South African Government

The Department of Water and Sanitation (DWS) in KwaZulu-Natal, led by the Provincial Head, Mr Ashley Starkey, held a consultation session about the National Water Resource Strategy, edition 3, this was on Friday, 23 September 2022

Mr Starkey set the scene by giving an overview of the state of water in the province, indicating that water availability in the province would not be an issue if there was sufficient efficiency of the use thereof. In the province, forestry seems to be the major user of water, with food production and municipal use in close proximity.

The provincial head highlighted that one of the bugbears over time was the processing of water use licences, in particular the agricultural sector being the most aggrieved. Mr Starkey further indicated that in the province there has been significant improvement in the processing thereof and within a much shorter period.

Addressing the issue of the recent floods in KwaZulu-Natal that led to the erosion of homes, roads and severe damage to the water and sanitation infrastructure, the provincial head emphasised that work is underway to repair the damaged infrastructure although the costs have been enormous, and also mentioned examples of collaborative efforts that can resolve the difficulties and challenges of water availability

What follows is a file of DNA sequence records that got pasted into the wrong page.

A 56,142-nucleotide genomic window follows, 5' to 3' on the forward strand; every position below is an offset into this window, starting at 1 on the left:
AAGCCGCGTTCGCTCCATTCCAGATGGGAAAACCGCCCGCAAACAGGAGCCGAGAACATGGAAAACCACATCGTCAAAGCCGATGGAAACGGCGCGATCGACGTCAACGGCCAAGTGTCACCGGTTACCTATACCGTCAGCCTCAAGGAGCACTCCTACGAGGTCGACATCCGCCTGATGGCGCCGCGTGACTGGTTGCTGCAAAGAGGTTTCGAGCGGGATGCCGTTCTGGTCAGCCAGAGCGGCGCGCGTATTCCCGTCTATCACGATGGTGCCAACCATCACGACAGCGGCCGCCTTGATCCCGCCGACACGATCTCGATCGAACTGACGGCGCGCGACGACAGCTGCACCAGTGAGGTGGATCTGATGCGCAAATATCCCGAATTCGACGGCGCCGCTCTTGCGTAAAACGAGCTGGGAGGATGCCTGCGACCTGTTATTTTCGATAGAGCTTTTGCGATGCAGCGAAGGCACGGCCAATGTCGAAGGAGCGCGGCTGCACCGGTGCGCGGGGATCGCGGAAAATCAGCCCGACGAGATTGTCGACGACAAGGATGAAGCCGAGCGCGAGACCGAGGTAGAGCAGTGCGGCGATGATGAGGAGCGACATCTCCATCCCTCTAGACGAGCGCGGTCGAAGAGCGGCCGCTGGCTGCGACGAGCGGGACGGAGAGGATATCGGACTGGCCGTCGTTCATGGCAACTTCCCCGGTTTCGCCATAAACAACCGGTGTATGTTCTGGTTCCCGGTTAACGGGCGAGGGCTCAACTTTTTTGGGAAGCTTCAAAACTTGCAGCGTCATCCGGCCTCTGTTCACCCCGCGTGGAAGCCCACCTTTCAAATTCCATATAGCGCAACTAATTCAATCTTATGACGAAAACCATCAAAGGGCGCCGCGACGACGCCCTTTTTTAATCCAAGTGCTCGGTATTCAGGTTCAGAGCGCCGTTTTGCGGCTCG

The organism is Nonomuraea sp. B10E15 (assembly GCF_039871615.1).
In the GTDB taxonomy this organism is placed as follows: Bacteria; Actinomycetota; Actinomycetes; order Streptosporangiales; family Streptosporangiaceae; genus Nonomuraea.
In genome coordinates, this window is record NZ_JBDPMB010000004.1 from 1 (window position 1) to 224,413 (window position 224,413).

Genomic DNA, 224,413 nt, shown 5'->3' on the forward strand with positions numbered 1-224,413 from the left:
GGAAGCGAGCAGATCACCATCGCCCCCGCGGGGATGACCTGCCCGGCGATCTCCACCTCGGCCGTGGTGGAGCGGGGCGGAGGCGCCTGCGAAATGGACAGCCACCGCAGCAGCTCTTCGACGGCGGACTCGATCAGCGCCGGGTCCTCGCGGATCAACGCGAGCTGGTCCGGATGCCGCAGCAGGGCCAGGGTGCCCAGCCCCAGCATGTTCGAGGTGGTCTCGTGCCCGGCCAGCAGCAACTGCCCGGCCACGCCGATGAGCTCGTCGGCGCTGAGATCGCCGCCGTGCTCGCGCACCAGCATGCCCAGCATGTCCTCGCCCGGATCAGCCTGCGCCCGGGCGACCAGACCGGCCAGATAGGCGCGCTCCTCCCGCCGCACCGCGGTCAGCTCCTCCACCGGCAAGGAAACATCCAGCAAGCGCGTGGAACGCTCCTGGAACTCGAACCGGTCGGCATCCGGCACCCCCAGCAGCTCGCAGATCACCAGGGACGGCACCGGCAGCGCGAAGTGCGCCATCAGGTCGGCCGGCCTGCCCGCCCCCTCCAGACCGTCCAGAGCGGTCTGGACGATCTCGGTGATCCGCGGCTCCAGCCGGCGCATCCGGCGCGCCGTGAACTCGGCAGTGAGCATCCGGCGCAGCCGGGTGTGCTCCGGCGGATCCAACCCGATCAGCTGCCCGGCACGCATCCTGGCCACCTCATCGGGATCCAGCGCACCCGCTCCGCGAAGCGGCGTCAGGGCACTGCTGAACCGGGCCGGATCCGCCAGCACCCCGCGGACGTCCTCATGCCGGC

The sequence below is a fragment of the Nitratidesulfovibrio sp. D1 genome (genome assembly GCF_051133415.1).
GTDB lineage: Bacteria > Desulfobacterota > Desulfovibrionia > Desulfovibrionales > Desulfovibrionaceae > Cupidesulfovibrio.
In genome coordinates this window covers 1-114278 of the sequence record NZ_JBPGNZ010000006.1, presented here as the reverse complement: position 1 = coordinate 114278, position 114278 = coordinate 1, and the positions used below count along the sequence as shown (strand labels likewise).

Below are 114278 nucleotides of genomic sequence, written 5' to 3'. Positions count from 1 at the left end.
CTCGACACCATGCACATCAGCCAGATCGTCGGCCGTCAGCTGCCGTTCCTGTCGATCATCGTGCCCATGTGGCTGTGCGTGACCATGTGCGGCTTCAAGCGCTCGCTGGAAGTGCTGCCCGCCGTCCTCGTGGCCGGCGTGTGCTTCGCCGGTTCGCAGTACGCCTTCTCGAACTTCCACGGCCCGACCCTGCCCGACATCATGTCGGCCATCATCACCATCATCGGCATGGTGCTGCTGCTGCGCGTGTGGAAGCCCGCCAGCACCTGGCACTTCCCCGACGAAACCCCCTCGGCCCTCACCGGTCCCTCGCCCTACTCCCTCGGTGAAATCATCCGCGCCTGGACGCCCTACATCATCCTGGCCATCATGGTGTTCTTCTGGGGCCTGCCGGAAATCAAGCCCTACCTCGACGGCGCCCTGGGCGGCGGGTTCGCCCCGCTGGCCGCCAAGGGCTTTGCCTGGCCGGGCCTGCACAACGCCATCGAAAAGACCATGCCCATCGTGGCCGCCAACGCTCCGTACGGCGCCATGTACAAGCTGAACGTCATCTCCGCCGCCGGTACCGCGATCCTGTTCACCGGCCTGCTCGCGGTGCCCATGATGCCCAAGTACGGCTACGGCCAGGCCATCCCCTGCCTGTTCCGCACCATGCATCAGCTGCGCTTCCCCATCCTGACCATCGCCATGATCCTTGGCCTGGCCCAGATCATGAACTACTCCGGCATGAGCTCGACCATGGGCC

“eThekwini has started with repairs to the WWTWs; these were devastated by the impact of the floods. The cost of devastation on water and sanitation infrastructure through the floods is just over a billion Rand”, Mr Starkey said.

Dr Chris Moseki speaking on behalf of the Deputy Director-General: Water Resources Management, provided an overview and the purpose of the NWRS-3. The background furnished by Dr Moseki encompassed but was not limited to the following: climate change: increased temperatures, decreased rainfall yet more intense, and impact on frequency of climate. He also addressed the real value of water and ensuring delivery of water from the source to the tap, including support to the municipalities.

A number of breakaway commissions were set up during the consultation session focussing on issues such as increasing water supply, reducing water demand, ensuring financial sustainability, enhancing research, development and innovations, improving raw water quality, managing water under a changing planet, protecting and restoring ecological water infrastructure, creation of effective water sector institutions and regulating the water and sanitation sector.

After some lengthy discussions from the breakaway sessions, a number of suggestions were made with a view of providing solutions to the challenge of provision of adequate water. Among the proposals that were made was the prioritisation of groundwater as a way to augment water supply, improvement of urban planning to prevent water pollution, creation of platforms to promote ideas in the water sector and it was also pronounced that the research levy is not enough to fund research in South Africa and the option of sourcing international funding to conduct research in the water sector was put forward. 

Distributed by APO Group on behalf of South African Government.